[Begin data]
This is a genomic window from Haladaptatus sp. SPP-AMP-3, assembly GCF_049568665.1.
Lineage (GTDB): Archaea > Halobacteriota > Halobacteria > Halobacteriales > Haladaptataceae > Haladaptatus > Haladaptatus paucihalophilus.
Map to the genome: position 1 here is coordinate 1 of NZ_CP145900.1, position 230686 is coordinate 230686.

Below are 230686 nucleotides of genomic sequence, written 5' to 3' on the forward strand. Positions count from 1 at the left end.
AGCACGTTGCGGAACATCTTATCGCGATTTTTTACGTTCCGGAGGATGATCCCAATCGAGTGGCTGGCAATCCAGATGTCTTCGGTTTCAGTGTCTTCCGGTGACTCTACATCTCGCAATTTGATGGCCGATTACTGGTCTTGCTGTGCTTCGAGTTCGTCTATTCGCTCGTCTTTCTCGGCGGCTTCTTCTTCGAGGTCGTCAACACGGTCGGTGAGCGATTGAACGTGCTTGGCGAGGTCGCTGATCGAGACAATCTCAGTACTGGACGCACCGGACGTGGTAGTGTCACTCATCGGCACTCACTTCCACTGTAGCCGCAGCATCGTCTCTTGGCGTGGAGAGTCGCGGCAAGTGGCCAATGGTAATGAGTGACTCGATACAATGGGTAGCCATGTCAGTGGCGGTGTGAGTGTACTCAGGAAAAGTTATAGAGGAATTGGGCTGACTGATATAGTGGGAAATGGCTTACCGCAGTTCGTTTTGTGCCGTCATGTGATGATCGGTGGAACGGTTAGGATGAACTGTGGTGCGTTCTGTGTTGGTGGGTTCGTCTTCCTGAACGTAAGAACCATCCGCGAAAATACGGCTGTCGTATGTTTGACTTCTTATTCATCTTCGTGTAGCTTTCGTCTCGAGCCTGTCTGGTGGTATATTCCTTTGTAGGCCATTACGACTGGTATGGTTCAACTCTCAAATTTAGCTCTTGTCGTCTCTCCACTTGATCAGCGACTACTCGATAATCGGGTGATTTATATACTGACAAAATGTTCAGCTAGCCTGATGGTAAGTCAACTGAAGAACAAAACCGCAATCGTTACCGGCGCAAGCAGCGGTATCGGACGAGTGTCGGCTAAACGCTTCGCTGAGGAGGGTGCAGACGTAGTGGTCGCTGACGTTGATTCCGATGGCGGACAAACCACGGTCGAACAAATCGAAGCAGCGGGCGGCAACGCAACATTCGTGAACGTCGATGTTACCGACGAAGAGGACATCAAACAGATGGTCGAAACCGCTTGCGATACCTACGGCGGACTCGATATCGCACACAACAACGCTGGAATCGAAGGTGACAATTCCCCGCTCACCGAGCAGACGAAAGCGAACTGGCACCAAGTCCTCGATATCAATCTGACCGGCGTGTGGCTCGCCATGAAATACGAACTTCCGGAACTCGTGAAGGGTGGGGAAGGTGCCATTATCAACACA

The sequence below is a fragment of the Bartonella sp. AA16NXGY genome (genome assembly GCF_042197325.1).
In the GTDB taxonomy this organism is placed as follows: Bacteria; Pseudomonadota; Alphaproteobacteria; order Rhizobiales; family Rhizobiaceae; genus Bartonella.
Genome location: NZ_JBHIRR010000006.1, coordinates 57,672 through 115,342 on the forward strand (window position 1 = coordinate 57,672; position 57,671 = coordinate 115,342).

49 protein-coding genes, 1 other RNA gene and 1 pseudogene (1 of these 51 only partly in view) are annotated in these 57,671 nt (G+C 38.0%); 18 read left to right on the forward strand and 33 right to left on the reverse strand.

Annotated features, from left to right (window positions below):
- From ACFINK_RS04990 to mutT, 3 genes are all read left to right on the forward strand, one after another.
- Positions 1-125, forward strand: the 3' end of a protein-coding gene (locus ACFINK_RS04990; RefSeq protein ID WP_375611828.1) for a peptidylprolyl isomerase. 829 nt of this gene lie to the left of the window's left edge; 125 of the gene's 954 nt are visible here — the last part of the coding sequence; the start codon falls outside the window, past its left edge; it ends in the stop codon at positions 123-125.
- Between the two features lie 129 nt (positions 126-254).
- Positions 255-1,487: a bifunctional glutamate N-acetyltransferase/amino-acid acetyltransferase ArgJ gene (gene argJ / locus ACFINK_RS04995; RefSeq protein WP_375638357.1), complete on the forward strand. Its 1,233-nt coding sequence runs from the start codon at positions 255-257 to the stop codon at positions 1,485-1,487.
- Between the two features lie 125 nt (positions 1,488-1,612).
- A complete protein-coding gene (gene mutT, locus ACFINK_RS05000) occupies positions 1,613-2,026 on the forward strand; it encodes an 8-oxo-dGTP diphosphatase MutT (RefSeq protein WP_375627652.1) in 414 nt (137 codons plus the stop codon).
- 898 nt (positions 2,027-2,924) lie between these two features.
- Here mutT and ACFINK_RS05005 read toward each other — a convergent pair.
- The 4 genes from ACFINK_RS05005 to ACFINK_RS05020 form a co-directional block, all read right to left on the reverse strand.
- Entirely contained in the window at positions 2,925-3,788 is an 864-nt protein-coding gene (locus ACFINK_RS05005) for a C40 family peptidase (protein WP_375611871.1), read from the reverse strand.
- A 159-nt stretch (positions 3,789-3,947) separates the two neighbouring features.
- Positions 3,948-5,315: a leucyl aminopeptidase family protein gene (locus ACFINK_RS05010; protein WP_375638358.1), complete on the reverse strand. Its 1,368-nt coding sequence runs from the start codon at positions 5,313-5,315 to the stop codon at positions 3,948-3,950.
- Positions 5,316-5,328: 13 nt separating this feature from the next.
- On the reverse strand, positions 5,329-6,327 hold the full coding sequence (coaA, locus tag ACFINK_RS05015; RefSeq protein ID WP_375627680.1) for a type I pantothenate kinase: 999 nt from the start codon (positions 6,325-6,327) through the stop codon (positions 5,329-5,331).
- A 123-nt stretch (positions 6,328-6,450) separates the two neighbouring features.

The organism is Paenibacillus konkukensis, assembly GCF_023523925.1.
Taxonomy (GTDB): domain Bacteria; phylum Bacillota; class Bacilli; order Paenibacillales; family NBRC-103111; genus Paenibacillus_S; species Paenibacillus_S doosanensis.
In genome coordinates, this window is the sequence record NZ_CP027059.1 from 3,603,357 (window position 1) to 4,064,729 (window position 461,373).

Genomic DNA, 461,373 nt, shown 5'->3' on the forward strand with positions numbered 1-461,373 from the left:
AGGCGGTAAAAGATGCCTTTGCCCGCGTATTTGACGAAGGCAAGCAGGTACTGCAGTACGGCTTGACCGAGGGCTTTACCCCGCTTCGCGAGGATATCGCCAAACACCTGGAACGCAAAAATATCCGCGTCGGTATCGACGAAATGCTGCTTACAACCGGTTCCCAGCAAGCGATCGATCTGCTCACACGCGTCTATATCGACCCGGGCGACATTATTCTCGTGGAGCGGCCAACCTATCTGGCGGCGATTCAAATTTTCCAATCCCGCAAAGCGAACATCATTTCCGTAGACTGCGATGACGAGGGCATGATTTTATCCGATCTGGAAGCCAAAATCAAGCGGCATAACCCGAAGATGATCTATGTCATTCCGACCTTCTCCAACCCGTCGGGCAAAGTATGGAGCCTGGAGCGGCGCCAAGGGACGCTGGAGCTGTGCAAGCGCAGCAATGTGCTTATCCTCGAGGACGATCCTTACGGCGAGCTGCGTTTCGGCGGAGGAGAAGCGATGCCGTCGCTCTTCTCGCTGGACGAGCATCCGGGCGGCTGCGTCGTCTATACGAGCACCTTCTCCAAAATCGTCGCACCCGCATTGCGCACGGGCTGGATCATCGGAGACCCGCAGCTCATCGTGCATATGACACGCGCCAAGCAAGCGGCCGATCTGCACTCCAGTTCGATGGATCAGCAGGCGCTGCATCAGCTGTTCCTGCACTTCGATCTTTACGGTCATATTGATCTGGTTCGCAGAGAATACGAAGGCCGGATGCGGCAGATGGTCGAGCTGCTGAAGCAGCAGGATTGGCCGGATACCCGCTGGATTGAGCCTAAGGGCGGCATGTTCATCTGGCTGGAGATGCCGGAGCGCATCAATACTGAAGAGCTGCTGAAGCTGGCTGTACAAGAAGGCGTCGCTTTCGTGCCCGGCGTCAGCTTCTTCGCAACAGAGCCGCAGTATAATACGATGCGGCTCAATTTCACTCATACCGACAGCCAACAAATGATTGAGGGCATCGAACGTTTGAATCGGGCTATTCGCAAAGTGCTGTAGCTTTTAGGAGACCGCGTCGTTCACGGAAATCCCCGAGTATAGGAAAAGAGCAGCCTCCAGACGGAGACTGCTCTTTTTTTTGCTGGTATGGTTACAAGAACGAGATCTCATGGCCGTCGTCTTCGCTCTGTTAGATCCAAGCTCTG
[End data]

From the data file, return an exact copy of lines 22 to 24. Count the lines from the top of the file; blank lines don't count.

- Positions 3,948-5,315: a leucyl aminopeptidase family protein gene (locus ACFINK_RS05010; protein WP_375638358.1), complete on the reverse strand. Its 1,368-nt coding sequence runs from the start codon at positions 5,313-5,315 to the stop codon at positions 3,948-3,950.
- Positions 5,316-5,328: 13 nt separating this feature from the next.
- On the reverse strand, positions 5,329-6,327 hold the full coding sequence (coaA, locus tag ACFINK_RS05015; RefSeq protein ID WP_375627680.1) for a type I pantothenate kinase: 999 nt from the start codon (positions 6,325-6,327) through the stop codon (positions 5,329-5,331).